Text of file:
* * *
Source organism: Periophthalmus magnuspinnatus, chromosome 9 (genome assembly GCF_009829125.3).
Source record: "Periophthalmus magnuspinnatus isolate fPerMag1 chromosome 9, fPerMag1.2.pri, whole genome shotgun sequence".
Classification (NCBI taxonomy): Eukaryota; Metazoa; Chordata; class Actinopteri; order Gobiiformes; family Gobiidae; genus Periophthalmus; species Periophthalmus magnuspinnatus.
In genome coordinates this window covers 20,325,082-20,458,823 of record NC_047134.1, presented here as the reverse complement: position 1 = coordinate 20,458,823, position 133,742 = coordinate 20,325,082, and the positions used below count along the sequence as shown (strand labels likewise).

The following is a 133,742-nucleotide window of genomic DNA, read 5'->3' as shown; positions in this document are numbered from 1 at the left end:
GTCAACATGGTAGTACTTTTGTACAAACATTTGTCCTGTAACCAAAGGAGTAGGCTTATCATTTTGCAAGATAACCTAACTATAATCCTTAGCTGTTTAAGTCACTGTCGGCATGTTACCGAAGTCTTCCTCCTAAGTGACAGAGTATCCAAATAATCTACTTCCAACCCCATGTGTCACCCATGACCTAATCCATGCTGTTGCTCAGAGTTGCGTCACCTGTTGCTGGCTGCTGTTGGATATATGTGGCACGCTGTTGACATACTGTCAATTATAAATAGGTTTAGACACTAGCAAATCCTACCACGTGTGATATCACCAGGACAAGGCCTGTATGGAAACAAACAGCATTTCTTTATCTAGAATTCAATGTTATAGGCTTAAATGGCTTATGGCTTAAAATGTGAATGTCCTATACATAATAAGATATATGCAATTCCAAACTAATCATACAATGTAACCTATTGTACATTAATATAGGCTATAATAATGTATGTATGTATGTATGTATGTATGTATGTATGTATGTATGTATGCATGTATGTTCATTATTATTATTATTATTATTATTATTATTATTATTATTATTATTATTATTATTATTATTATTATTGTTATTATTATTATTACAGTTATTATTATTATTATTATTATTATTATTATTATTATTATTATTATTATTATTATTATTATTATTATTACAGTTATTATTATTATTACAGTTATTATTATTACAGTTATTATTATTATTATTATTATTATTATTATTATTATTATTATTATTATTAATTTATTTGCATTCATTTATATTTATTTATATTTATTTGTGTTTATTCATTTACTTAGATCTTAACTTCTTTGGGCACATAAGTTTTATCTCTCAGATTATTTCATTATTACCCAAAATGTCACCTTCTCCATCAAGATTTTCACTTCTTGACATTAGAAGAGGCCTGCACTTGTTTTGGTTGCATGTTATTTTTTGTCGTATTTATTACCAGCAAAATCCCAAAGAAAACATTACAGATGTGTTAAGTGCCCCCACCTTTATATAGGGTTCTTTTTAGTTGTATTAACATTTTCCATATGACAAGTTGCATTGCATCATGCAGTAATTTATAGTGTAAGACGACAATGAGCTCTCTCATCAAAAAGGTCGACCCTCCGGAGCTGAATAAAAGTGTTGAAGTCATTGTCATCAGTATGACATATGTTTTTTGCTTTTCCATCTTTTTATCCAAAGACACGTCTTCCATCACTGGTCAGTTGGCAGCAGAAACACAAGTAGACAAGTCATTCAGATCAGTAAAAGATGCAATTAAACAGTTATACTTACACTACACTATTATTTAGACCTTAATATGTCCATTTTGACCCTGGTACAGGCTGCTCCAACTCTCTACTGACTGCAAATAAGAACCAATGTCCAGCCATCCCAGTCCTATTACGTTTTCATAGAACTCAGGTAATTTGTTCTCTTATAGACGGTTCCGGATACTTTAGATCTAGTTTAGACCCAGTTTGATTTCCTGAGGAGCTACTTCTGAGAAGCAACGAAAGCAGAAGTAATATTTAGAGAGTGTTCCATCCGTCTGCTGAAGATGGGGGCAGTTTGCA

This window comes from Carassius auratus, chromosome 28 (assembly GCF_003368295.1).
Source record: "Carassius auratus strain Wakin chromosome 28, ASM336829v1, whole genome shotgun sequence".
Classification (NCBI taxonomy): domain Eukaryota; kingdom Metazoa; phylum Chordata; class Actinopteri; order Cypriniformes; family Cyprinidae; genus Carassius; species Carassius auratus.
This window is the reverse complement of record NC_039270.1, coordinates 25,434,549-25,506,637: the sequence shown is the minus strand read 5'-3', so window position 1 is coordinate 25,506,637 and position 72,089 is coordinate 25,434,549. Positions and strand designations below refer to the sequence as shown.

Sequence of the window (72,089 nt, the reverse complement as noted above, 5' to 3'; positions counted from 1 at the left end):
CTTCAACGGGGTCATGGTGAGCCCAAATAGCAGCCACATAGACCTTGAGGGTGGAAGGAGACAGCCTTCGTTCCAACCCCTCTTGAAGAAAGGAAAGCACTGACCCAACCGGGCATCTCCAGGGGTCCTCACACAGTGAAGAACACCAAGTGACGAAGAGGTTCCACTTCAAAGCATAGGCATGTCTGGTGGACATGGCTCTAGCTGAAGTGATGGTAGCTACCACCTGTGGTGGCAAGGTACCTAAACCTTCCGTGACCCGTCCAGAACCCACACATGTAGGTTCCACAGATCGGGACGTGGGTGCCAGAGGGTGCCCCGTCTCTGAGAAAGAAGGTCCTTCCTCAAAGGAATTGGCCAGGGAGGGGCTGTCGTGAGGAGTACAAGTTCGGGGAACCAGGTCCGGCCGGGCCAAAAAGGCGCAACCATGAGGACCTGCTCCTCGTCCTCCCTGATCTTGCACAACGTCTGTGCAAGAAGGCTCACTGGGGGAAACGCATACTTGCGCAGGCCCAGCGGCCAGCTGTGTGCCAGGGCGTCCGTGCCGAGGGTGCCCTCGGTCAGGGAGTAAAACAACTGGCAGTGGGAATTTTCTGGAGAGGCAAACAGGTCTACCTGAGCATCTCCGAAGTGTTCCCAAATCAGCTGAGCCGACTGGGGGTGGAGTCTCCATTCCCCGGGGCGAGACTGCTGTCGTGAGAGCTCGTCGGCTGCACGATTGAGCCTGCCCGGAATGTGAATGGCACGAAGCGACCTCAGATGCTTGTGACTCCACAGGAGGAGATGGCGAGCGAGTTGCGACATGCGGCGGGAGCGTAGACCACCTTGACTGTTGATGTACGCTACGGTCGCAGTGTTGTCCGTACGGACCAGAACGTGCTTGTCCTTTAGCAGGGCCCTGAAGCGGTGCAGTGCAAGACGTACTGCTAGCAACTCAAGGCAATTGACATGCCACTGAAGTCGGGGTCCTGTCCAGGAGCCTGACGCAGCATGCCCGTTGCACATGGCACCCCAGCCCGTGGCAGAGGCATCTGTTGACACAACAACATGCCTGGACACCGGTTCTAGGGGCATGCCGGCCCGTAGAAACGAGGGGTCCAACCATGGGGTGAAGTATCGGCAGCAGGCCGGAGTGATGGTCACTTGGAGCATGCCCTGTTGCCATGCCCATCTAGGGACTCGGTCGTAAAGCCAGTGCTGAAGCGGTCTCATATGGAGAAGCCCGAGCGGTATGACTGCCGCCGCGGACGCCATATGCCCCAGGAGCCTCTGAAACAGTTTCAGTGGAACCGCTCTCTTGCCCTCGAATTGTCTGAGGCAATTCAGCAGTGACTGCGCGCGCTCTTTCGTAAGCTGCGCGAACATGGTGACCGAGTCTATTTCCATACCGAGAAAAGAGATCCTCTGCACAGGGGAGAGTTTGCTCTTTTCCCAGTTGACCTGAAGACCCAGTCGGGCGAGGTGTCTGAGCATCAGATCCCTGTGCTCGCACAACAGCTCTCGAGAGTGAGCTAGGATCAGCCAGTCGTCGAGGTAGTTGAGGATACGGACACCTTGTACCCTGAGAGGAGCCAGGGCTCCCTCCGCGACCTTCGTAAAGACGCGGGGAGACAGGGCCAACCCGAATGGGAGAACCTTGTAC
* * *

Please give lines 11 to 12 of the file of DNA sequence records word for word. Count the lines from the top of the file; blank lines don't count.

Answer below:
Sequence of the window (72,089 nt, the reverse complement as noted above, 5' to 3'; positions counted from 1 at the left end):
CTTCAACGGGGTCATGGTGAGCCCAAATAGCAGCCACATAGACCTTGAGGGTGGAAGGAGACAGCCTTCGTTCCAACCCCTCTTGAAGAAAGGAAAGCACTGACCCAACCGGGCATCTCCAGGGGTCCTCACACAGTGAAGAACACCAAGTGACGAAGAGGTTCCACTTCAAAGCATAGGCATGTCTGGTGGACATGGCTCTAGCTGAAGTGATGGTAGCTACCACCTGTGGTGGCAAGGTACCTAAACCTTCCGTGACCCGTCCAGAACCCACACATGTAGGTTCCACAGATCGGGACGTGGGTGCCAGAGGGTGCCCCGTCTCTGAGAAAGAAGGTCCTTCCTCAAAGGAATTGGCCAGGGAGGGGCTGTCGTGAGGAGTACAAGTTCGGGGAACCAGGTCCGGCCGGGCCAAAAAGGCGCAACCATGAGGACCTGCTCCTCGTCCTCCCTGATCTTGCACAACGTCTGTGCAAGAAGGCTCACTGGGGGAAACGCATACTTGCGCAGGCCCAGCGGCCAGCTGTGTGCCAGGGCGTCCGTGCCGAGGGTGCCCTCGGTCAGGGAGTAAAACAACTGGCAGTGGGAATTTTCTGGAGAGGCAAACAGGTCTACCTGAGCATCTCCGAAGTGTTCCCAAATCAGCTGAGCCGACTGGGGGTGGAGTCTCCATTCCCCGGGGCGAGACTGCTGTCGTGAGAGCTCGTCGGCTGCACGATTGAGCCTGCCCGGAATGTGAATGGCACGAAGCGACCTCAGATGCTTGTGACTCCACAGGAGGAGATGGCGAGCGAGTTGCGACATGCGGCGGGAGCGTAGACCACCTTGACTGTTGATGTACGCTACGGTCGCAGTGTTGTCCGTACGGACCAGAACGTGCTTGTCCTTTAGCAGGGCCCTGAAGCGGTGCAGTGCAAGACGTACTGCTAGCAACTCAAGGCAATTGACATGCCACTGAAGTCGGGGTCCTGTCCAGGAGCCTGACGCAGCATGCCCGTTGCACATGGCACCCCAGCCCGTGGCAGAGGCATCTGTTGACACAACAACATGCCTGGACACCGGTTCTAGGGGCATGCCGGCCCGTAGAAACGAGGGGTCCAACCATGGGGTGAAGTATCGGCAGCAGGCCGGAGTGATGGTCACTTGGAGCATGCCCTGTTGCCATGCCCATCTAGGGACTCGGTCGTAAAGCCAGTGCTGAAGCGGTCTCATATGGAGAAGCCCGAGCGGTATGACTGCCGCCGCGGACGCCATATGCCCCAGGAGCCTCTGAAACAGTTTCAGTGGAACCGCTCTCTTGCCCTCGAATTGTCTGAGGCAATTCAGCAGTGACTGCGCGCGCTCTTTCGTAAGCTGCGCGAACATGGTGACCGAGTCTATTTCCATACCGAGAAAAGAGATCCTCTGCACAGGGGAGAGTTTGCTCTTTTCCCAGTTGACCTGAAGACCCAGTCGGGCGAGGTGTCTGAGCATCAGATCCCTGTGCTCGCACAACAGCTCTCGAGAGTGAGCTAGGATCAGCCAGTCGTCGAGGTAGTTGAGGATACGGACACCTTGTACCCTGAGAGGAGCCAGGGCTCCCTCCGCGACCTTCGTAAAGACGCGGGGAGACAGGGCCAACCCGAATGGGAGAACCTTGTAC